SALT LAKE CITY -- Gov. Gary Herbert says he applauds the decision by Utah lawmakers to start an investigation into allegations surrounding Attorney General John Swallow, a fellow Republican.
Herbert said in his monthly televised news conference Thursday that lawmakers in the Utah House are doing the right thing by taking a methodical approach to the controversy. "I think the Legislature is wise in saying we need to find out whether in fact there is only smoke or is there some fire out there."
House Republicans on Wednesday discussed possible impeachment but instead voted to pursue a fact-finding mission. Swallow said he welcomes the investigation and repeatedly has denied any wrongdoing.
Starting shortly after he assumed office in January, the attorney general has been hammered by allegations of misconduct.
Swallow is the subject of a federal investigation into accusations by an indicted Utah businessman that he engineered a plot to thwart a Federal Trade Commission probe by bribing U.S. Senate Majority Leader Harry Reid, of Nevada. Reid has denied the allegations.
There are also complaints filed with the Utah State Bar and the elections office alleging misconduct by Swallow. The Utah lieutenant Governor's Office, which oversees Utah elections, is bringing on outside attorneys to help investigate the complaints.
Two Republican lawmakers have publicly called for Swallow to resign, something Swallow has repeatedly declared he will not do.
"I'm here to do a job I was elected to do," he said Wednesday. "And I'm absolutely certain that the investigation will exonerate me."
Swallow said it will give lawmakers a chance to get independent answers.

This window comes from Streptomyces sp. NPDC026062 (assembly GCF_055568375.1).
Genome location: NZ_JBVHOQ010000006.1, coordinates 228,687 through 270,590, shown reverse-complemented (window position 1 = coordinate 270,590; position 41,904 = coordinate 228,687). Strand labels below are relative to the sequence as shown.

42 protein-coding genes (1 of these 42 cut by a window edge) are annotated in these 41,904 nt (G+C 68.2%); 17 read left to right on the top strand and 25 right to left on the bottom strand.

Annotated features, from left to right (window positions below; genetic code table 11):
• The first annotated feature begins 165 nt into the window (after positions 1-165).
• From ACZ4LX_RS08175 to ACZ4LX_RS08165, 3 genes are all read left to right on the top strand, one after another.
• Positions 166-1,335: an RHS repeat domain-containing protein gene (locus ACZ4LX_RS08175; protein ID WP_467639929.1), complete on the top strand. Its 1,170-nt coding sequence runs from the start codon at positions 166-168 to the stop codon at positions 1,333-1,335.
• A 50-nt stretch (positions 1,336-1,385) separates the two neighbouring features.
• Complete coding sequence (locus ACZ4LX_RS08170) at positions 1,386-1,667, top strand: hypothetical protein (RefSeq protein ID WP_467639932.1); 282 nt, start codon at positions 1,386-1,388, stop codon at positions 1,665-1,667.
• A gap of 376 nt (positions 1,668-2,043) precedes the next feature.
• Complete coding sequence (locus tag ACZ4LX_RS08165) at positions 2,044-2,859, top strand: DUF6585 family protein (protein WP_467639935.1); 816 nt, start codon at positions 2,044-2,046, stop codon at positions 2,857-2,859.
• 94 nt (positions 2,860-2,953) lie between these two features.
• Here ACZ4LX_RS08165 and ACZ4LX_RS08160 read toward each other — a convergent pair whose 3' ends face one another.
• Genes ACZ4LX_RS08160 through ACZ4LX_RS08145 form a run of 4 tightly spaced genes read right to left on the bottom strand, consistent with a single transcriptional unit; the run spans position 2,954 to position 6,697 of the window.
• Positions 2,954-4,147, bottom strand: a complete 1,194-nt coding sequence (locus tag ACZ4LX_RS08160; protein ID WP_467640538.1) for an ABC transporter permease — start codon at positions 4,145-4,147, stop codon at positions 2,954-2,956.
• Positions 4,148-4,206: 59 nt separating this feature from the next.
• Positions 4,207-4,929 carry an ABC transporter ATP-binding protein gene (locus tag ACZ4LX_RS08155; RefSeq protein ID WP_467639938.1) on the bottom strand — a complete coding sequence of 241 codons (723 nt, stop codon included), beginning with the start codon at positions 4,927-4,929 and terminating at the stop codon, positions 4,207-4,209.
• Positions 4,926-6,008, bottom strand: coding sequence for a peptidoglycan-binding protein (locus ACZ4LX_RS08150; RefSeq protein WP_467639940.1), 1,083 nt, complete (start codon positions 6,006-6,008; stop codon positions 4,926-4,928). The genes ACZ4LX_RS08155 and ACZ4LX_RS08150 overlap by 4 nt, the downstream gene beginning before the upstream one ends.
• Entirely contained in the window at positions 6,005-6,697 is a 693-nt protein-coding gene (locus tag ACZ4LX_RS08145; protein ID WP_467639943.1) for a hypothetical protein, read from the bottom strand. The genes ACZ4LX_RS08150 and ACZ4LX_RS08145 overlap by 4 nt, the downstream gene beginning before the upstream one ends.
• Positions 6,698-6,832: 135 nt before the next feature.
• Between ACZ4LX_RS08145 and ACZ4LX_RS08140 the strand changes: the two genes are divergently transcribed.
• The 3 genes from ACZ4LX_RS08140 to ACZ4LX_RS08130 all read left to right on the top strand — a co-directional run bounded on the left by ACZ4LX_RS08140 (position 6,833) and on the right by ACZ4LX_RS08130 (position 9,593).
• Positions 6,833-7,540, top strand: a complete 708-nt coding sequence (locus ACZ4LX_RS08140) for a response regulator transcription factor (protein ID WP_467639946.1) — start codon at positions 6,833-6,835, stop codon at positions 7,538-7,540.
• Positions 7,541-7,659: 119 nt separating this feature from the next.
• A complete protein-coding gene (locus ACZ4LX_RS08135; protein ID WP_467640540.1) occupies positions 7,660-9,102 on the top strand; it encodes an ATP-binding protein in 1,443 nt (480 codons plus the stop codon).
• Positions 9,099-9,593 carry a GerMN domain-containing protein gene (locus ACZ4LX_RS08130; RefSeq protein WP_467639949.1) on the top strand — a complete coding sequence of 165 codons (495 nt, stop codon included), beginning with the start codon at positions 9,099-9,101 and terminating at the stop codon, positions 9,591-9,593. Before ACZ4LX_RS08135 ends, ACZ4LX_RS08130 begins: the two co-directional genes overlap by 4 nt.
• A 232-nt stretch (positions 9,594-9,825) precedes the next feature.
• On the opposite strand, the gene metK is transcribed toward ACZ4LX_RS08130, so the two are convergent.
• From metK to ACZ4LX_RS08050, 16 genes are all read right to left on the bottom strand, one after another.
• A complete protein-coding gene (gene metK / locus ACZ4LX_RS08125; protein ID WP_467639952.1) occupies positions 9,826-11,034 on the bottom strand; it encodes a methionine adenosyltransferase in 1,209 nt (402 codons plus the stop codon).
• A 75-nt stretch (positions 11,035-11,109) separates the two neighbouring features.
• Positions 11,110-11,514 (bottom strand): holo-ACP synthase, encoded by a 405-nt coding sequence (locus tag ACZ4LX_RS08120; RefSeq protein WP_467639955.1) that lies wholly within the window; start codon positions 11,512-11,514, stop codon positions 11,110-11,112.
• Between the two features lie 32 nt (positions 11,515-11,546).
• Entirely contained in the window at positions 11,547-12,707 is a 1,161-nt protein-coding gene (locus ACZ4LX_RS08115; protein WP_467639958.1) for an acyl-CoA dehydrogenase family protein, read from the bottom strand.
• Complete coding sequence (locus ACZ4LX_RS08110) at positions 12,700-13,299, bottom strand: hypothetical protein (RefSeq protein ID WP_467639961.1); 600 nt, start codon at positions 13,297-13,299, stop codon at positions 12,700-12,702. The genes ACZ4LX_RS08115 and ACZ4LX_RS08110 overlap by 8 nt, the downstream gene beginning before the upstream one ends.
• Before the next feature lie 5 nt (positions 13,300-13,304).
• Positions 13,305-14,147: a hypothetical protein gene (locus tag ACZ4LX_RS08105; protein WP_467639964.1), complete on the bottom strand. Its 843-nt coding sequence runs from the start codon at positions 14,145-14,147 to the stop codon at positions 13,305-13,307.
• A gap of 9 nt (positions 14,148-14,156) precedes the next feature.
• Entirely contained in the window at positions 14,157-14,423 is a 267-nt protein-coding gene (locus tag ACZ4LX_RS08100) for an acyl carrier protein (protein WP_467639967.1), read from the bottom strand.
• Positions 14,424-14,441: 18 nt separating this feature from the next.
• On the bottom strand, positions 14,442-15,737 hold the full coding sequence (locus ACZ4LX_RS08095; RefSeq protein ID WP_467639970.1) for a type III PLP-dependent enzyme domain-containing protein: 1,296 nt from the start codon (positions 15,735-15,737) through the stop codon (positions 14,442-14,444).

On Thursday, Herbert said it's frustrating that the federal investigation has not concluded but commended lawmakers for taking what he called a cautious approach. "I think they're going through this in a methodical, deliberate, wise way to make sure that they are not overreacting. This is an elected official that's been put in office by the people. This is a serious situation."
The House plans to convene July 3 to establish the investigative committee and its procedures. There is no timeline for the committee to report back to lawmakers, but House Speaker Becky Lockhart said lawmakers will determine that when they convene.
Herbert also said Thursday he's not ready to support one lawmaker's proposal to convert the attorney general's office from an elected position to an appointed one.
The idea was proposed by Sen. Todd Weiler, R-Woods Cross, who says that if the attorney general were appointed by the governor or the Legislature, the state's top law enforcement officer could be free from the influence of campaign contributions.
Herbert said he thinks "there is some wisdom in that" and that it is worthy of discussion, but he doesn't yet have a position on the idea. "I don't know that there's any silver bullet that kills every problem out there politically."